Photo by Towfiqu barbhuiya on Unsplash

Getting your property ready

Your property needs to be able to accommodate children and must stable in terms of you being able to stay there. You don’t need to own your home, but if you do rent, the tenancy will need to be up to date, whether that’s a private rental or with a housing association.

You will need at least one extra bedroom and ideally two if you’re hoping to adopt more than one child. If you live in a one-bedroomed property, can you extend or is there a way of creating a second bedroom with the rooms you have? If not, you’ll need to consider moving. The time to do that is before you start the assessment process. 

Each agency is different about planned building work but most will start the assessment as long as building work is going to be completed before Panel.

If you are planning to do extensive work such as an extension that requires planning permission or building regulations, it’s best to do this before you approach an agency. This type of project will often take far longer than you anticipate with delays being caused by material or labour issues, removing large quantities of rubble, or waiting for planning permission.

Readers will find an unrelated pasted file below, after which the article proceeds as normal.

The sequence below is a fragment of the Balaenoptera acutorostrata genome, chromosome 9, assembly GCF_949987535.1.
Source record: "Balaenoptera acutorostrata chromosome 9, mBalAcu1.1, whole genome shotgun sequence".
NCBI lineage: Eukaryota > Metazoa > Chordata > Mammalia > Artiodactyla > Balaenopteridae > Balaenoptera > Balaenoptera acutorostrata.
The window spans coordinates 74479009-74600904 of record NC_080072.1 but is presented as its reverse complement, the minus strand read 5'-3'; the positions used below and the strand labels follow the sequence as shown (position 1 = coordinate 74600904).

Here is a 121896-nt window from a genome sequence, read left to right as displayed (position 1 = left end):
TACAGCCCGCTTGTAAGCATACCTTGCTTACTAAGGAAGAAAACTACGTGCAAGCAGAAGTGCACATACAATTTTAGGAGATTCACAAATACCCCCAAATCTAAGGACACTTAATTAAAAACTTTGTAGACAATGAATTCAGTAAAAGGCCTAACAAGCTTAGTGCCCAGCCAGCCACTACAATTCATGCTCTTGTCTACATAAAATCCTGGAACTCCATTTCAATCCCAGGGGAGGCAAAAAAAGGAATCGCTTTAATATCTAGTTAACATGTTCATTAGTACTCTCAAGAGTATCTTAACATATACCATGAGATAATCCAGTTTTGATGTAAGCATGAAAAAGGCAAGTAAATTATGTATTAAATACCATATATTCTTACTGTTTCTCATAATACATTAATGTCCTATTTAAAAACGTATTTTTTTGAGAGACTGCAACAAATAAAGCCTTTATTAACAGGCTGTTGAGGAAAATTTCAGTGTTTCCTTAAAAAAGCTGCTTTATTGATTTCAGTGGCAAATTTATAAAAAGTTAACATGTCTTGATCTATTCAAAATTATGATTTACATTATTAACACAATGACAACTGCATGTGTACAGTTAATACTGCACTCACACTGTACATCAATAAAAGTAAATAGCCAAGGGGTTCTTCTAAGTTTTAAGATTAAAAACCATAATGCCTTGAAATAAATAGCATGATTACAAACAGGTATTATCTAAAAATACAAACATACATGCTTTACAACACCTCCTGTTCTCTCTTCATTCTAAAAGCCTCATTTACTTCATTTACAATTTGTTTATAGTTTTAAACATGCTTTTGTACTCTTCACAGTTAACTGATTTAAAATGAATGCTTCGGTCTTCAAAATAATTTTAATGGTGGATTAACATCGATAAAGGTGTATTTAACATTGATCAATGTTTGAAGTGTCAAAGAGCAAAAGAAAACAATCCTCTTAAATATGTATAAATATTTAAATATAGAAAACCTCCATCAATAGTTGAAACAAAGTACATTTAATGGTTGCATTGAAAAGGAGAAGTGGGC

Finding skip hire in Dover or your local area can be a problem so using a recommended firm can remove this type of delay.

Childcare experience

You need to have some experience in looking after children to be considered for adoption. If you’re lucky enough to have children in your life, great. Spend more time with them, take them out on your own, and have them for sleepovers if that’s feasible.

But childcare experience doesn’t have to come from being involved with your family or friend’s children though. Not everyone has friends or family with children. If you don’t and your job doesn’t involve children, you need to look at getting some experience elsewhere. This could come from volunteering with children’s groups such as Beavers or Brownies or at a nursery.

You’ll need to be DBS checked. This is something that is carried out by the Disclosure and Barring Service (DBS) to see whether you have any previous convictions.

Whether you need to do this and pay for it yourself or the group you’re going to be working with will vary from organisation to organisation.  You need to do DBS checks as part of the adoption process so you may as well get started with them beforehand to make sure no surprises are lurking.